In this week’s edition of the 50 states tasting tour we look at Idaho.
While many state names have meaning in other languages, Idaho is completely made up. Lore has it a mining lobbyist presented the name to congress and claimed it was a Native American phrase that meant “Gem of the Mountains.”
Allegedly, the man, George Willing, also fraudulently won an election as a delegate from the territory that later became Colorado, but the results were never certified so he couldn’t take office.
On July 3, 1890 Idaho became a state. In 1890, records show the state’s population was about 88,500 people. Now, it is home to 1.85 million people.
Boise holds the title of being the state capital and is the largest city as well with about 226,000 residents.
Idaho is known for trout, outdoor recreation and potatoes, which brings us to this week’s recipes.
Hasselback Idaho tater
Hasselback taters are easy to make and provide a unique appearance on the plate. Grab four russet taters, butter, fresh rosemary, garlic clove, parsley, lemon juice, salt and pepper.
Preheat oven to 400 degrees and was the potatoes. Grab a bowl that will fit four taters, fill it half way with cold water. Squeeze 2 tablespoon of lemon juice into it the cold water.
Take the tater and cut into slits, but do not cut all the way through. The slices should be connected at the bottom. After the tater is fully slit, carefully fan out the pieces. Then place the potato in the bowl of cold lemon water while you cut the next tater.
Then, grabe a clove of garlic and slice thinly. If you have fresh parsley, now would be a good time to chop that as well. Keep the garlic and parsley seperate.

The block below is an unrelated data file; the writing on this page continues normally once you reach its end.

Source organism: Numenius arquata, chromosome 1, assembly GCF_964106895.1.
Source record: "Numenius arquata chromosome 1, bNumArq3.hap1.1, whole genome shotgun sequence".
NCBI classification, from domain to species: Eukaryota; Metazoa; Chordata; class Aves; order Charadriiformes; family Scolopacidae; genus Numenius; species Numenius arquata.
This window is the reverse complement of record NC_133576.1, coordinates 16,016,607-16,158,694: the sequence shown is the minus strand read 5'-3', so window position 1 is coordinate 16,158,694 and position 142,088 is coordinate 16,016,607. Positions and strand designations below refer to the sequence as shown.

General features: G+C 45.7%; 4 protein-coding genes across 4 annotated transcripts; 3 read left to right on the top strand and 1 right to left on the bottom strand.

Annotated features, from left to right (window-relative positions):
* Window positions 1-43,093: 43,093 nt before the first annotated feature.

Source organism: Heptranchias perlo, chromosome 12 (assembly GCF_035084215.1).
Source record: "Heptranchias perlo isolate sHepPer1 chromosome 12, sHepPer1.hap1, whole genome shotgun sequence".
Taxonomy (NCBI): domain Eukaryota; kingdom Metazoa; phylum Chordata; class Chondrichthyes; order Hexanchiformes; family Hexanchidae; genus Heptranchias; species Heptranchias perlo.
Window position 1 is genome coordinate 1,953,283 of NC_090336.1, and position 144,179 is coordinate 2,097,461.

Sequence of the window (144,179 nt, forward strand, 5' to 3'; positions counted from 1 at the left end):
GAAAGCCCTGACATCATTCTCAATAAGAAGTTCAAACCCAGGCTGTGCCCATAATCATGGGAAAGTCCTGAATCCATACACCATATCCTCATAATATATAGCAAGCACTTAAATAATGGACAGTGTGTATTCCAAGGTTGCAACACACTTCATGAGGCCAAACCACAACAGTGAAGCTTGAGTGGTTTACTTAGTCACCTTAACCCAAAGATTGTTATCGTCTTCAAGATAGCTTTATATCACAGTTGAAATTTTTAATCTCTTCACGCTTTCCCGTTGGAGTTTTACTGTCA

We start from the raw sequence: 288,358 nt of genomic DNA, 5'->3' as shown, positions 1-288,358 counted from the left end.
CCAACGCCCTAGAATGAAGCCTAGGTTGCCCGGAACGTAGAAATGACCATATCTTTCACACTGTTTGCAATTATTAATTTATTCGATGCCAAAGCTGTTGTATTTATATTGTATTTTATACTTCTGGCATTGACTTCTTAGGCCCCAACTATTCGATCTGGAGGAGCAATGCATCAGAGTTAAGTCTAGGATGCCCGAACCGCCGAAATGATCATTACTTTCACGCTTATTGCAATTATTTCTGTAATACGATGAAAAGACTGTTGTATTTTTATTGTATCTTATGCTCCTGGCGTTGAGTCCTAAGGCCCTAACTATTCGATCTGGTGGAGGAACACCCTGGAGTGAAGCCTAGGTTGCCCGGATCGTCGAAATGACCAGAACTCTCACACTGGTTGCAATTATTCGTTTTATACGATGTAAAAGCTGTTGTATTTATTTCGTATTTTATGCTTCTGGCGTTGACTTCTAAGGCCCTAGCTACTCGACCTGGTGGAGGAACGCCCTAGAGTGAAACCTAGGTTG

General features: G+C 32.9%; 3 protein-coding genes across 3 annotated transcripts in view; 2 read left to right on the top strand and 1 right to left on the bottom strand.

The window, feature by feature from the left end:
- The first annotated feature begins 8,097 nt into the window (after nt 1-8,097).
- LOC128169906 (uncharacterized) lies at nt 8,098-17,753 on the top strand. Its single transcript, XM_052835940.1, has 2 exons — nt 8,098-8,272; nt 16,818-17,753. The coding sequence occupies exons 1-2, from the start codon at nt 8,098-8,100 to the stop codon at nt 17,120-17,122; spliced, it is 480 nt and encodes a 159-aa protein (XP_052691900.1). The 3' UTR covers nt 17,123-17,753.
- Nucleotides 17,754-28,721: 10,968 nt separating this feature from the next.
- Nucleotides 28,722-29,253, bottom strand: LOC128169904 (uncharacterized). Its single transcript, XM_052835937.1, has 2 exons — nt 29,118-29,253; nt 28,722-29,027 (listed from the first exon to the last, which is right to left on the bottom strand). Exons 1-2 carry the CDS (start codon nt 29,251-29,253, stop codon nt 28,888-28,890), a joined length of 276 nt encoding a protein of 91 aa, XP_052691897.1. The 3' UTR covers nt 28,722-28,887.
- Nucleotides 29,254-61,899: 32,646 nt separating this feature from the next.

After the taters are cut, grab a sauce pan, turn the heat onto medium and melt six tablespoons of butter. After the butter has melted take four sprigs of rosemary and place them in the pan. Add the sliced clove of garlic and a sprinkle of salt and pepper. Turn the heat to low and let the butter season.
Grab the taters from the lemon water and dry. I mean really dry them as much as possible. When dry, place on a baking sheet and grab a brush. Dip the brush in some melted butter and brush the each tater. Don’t use all of the butter mixture though.
Bake for an hour and you’ll see the taters start to fan out. That is the time to grab the brush and give it another go with the butter mixture. Again, don’t use it all.
Cook the tater another 10 minutes (or until done) and now is the time to go to town and use the rest of the butter mixture. The final touch is to sprinkle with salt, pepper and garnish with chopped parsley.
The final product will offer a creamy (mashed like) texture and the outsides will be crisp.
Sweet tater puree
This recipe calls for three pounds of whole sweet potatoes, salt, ground pepper, buttermilk, milk and butter.
Preheat the oven to 425 degrees. Grab the taters and prick with a fork on all sides.
Line a pan with foil and place the taters on it and bake for 50 minutes, or until tender. Let them cool, and when you can hold them, peel the taters.
Place the taters in a food processor (or if you don’t have one a mixing bowl can do the job). Gradually add 1/2 cup of buttermilk and 1/2 cup of whole milk. Let it mix properly and then add six tablespoons of softened butter.